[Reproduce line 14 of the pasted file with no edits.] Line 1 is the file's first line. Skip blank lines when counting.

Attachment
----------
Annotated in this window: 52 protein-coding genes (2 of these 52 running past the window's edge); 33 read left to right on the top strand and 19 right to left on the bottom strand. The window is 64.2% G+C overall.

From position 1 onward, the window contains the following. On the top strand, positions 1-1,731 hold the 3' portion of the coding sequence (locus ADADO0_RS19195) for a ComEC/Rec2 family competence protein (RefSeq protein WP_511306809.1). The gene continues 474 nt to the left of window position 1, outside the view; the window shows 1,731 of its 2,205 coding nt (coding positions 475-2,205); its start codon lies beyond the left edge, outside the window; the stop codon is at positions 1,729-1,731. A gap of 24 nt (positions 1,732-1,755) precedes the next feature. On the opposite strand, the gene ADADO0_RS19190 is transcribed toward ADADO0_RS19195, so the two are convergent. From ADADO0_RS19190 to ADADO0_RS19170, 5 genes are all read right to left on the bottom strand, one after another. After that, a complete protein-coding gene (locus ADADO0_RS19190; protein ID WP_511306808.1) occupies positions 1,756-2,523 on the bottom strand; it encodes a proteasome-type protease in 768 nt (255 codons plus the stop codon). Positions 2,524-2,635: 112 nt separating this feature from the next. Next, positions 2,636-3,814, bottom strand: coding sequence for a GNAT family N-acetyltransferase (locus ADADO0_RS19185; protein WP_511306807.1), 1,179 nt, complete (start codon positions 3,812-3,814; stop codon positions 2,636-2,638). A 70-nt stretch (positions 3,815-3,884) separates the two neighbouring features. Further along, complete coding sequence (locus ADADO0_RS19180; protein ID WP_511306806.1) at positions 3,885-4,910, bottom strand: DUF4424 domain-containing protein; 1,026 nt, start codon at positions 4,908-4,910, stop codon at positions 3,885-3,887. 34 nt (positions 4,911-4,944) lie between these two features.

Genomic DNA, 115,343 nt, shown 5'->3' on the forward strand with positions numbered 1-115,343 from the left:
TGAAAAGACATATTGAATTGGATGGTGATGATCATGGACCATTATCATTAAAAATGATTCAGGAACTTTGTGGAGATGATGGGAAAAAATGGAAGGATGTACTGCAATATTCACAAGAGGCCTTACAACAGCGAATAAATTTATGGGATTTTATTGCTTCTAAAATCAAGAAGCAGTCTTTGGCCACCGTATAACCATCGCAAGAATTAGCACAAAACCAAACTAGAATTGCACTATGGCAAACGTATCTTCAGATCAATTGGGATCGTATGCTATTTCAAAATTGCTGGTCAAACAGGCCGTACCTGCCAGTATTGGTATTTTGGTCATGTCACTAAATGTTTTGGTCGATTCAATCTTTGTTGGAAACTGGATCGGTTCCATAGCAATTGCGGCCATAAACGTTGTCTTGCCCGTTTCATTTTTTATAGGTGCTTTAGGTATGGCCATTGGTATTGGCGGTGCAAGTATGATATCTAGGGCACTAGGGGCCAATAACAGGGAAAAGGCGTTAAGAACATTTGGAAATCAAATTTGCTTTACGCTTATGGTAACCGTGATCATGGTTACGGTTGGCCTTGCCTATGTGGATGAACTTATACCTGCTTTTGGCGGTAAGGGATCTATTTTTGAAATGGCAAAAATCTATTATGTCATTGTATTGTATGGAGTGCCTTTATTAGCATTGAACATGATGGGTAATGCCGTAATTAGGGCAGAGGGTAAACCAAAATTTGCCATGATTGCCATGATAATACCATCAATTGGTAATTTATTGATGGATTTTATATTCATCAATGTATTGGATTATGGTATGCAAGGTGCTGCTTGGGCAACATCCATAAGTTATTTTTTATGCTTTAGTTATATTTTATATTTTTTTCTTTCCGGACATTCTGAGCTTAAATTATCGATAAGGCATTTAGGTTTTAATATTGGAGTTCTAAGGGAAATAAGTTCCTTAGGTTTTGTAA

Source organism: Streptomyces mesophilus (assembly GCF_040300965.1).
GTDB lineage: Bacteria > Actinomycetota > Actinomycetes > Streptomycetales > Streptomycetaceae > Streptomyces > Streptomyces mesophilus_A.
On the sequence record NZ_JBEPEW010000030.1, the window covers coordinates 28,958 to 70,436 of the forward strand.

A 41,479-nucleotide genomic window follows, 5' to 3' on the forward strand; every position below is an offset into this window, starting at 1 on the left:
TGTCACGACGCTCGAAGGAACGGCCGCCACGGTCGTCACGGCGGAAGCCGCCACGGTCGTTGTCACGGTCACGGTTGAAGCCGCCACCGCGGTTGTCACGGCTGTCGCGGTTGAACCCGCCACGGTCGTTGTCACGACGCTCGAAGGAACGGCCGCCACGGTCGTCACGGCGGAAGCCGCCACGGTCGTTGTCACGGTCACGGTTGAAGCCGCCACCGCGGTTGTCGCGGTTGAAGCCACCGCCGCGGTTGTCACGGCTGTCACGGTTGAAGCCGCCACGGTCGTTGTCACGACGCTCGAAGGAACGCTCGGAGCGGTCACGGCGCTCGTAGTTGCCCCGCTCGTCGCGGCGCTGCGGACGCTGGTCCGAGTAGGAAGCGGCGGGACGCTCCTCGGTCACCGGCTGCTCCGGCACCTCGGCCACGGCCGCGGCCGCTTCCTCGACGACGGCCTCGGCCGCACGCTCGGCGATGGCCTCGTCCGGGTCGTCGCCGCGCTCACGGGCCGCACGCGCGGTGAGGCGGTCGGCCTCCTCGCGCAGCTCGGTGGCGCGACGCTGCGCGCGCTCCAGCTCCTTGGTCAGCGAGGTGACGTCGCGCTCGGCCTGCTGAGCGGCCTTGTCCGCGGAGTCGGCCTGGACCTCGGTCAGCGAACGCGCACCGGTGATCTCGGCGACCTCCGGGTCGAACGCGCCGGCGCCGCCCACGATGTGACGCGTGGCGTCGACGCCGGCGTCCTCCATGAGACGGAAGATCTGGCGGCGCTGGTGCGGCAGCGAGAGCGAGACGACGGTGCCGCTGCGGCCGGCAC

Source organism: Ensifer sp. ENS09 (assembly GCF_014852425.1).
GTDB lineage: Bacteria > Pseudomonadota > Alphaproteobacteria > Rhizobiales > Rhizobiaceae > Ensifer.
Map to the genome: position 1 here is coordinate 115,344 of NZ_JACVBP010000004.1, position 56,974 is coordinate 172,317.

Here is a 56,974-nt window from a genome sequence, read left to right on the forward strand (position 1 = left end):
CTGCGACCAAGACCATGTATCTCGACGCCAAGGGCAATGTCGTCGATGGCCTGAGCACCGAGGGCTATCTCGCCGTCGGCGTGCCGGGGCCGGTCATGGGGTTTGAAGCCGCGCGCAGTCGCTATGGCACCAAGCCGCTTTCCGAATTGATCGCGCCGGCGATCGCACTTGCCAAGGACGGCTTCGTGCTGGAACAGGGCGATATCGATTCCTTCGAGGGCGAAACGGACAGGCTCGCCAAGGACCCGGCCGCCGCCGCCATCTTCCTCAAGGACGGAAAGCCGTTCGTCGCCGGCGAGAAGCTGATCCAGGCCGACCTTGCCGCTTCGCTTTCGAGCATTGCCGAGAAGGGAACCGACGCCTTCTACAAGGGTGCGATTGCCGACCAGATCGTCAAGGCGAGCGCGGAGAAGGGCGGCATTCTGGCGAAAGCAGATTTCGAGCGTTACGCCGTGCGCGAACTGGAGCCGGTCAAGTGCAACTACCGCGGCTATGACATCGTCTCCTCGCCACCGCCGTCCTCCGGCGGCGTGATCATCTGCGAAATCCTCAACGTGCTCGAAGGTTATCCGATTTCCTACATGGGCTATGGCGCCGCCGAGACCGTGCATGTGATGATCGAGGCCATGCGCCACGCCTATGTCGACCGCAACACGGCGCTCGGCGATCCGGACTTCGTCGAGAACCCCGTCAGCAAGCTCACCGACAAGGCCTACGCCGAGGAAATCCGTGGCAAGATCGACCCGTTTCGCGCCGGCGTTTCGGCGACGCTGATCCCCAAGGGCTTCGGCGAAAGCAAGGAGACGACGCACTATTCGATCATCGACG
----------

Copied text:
CTGCGACCAAGACCATGTATCTCGACGCCAAGGGCAATGTCGTCGATGGCCTGAGCACCGAGGGCTATCTCGCCGTCGGCGTGCCGGGGCCGGTCATGGGGTTTGAAGCCGCGCGCAGTCGCTATGGCACCAAGCCGCTTTCCGAATTGATCGCGCCGGCGATCGCACTTGCCAAGGACGGCTTCGTGCTGGAACAGGGCGATATCGATTCCTTCGAGGGCGAAACGGACAGGCTCGCCAAGGACCCGGCCGCCGCCGCCATCTTCCTCAAGGACGGAAAGCCGTTCGTCGCCGGCGAGAAGCTGATCCAGGCCGACCTTGCCGCTTCGCTTTCGAGCATTGCCGAGAAGGGAACCGACGCCTTCTACAAGGGTGCGATTGCCGACCAGATCGTCAAGGCGAGCGCGGAGAAGGGCGGCATTCTGGCGAAAGCAGATTTCGAGCGTTACGCCGTGCGCGAACTGGAGCCGGTCAAGTGCAACTACCGCGGCTATGACATCGTCTCCTCGCCACCGCCGTCCTCCGGCGGCGTGATCATCTGCGAAATCCTCAACGTGCTCGAAGGTTATCCGATTTCCTACATGGGCTATGGCGCCGCCGAGACCGTGCATGTGATGATCGAGGCCATGCGCCACGCCTATGTCGACCGCAACACGGCGCTCGGCGATCCGGACTTCGTCGAGAACCCCGTCAGCAAGCTCACCGACAAGGCCTACGCCGAGGAAATCCGTGGCAAGATCGACCCGTTTCGCGCCGGCGTTTCGGCGACGCTGATCCCCAAGGGCTTCGGCGAAAGCAAGGAGACGACGCACTATTCGATCATCGACG